> by folks at ISPs that the greater concern are edge routers.
> 
> Regarding on-chip FIBs:  I've been told by Tony Li that he believes he can
> fit 200K FIB entries on-chip.  VA can get you 5x reduction very easily, and
> with some deployment creativity (which would take time and experience to
> development) I'll be we could do much much better better.  But that is
> somewhat besides the point...the goal here is not to get to single-chip
> routers (though that might be where this leads us anyway), but to allow ISPs
> to extend the lifetime of their routers, which is something that at least
> some of them clearly want to be able to do (see below).
> 
> Thanks,
> 
> PF
> 
> 
> 
>> -----Original Message-----
>> From: curtis@occnc.com [mailto:curtis@occnc.com]
>> Sent: Wednesday, July 09, 2008 11:00 AM
>> To: Paul Francis
>> Cc: idr@ietf.org
>> Subject: Re: [Idr] draft on virtual aggregation
>>
>>
>> In message
>> <37BC8961A005144C8F5B8E4AD226DE1109D823@EXCHANGE2.cs.cornell.edu>
>> Paul Francis writes:
>>>
>>> Gang,
>>>
>>> At the following URL is a draft on virtual aggregation that I'm
>> posting to
>>> IETF (it'll show up in a day or two), and which I'll present at IDR
>> in
>>> Dublin.
>>>
>>>  http://www.cs.cornell.edu/people/francis/draft-francis-idr-intra-va-
>> 00.txt
>>> Title and abstract are below.  I hope to create a work item on this
>> in IDR.
>>> I would characterize this as falling under the general charter of
>> scaling
>>> BGP.
>>>
>>> Any comments and discussion on this prior to Dublin is of course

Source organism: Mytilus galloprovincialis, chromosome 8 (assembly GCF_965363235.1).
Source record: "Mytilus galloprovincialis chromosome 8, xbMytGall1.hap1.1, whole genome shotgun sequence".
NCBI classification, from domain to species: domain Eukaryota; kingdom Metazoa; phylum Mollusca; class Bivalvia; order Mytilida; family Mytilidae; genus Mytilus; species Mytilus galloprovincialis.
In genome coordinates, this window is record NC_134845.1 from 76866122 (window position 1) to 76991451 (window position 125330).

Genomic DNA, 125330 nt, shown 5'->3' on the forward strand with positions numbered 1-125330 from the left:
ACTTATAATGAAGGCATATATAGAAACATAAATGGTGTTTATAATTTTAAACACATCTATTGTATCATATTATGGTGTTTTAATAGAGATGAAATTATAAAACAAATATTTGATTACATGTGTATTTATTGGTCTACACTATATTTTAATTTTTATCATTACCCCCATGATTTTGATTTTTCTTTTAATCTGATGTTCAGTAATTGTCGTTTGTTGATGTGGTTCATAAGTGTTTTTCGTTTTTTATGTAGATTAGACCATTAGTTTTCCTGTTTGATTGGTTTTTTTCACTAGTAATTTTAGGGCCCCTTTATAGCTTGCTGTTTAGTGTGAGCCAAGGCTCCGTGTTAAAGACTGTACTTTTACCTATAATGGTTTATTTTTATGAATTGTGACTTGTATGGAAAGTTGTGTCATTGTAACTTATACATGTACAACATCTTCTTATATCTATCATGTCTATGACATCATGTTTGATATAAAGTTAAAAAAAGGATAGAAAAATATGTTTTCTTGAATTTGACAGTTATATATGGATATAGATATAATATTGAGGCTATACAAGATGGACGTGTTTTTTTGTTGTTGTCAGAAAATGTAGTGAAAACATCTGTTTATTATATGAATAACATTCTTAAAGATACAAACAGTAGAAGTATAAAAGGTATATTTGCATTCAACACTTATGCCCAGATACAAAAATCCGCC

>> greatly
>>> appreciated.
>>>
>>> PF
>>>
>>>
>>> Title:  Intra-Domain Virtual Aggregation
>>>
>>>
>>>    Virtual Aggregation (VA) is a technique for shrinking the DFZ FIB
>>>    size in routers (both IPv4 and IPv6).  This allows ISPs to extend
>> the
>>>    lifetime of existing routers, and allows router vendors to build
>> FIBs
>>>    with much less concern about the growth of the DFZ routing table.
>> VA
>>>    does not shrink the size of the RIB.  VA may be deployed
>> autonomously
>>>    by an ISP (cooperation between ISPs is not required).  While VA
>> can
>>>    be deployed without changes to existing routers, doing so requires
>>>    significant new management tasks.  This document describes changes
>> to
>>>    routers and BGP that greatly simplify the operation of VA.
>>>
>>> _______________________________________________
>>> Idr mailing list
>>> Idr@ietf.org
>>> https://www.ietf.org/mailman/listinfo/idr
>>
>>
>> Paul,
>>
>> Is there a need?
>>
>>   Are we still trying to do the equivalent of keeping an AGS+ with
>>   DFRT alive somewhere?  RAM is cheap and dense.  To get to on-chip
>>   RAM would require orders of magnitude reductions in DFRT size.
>>
>>   Other techniques exist for dramatically reducing core router FIB
>>   size if that becomes a goal for a provider.
>>
>>   For example, MPLS (or GRE) tunneling through a BGP free core reduces
>>   FIB size to about the size of the IGP (should easily fit in on-chip
>>   memory).  It requires no protocol change.  Only down side is no ICMP
>>   when tunnel faults in middle prior to the ingress knowing about it
>>   (usually the case anyway due to VPN and VRF) and no fallback to IP
>>   when ingress knows that the tunnel is down and hasn't yet rerouted.
>>
>> Is the solution worse than the problem?
>>
>>   This seems too operationally problematic.
>>
>> Curtis
> _______________________________________________
> Idr mailing list
> Idr@ietf.org
> https://www.ietf.org/mailman/listinfo/idr
> 

_______________________________________________
Idr mailing list
Idr@ietf.org
https://www.ietf.org/mailman/listinfo/idr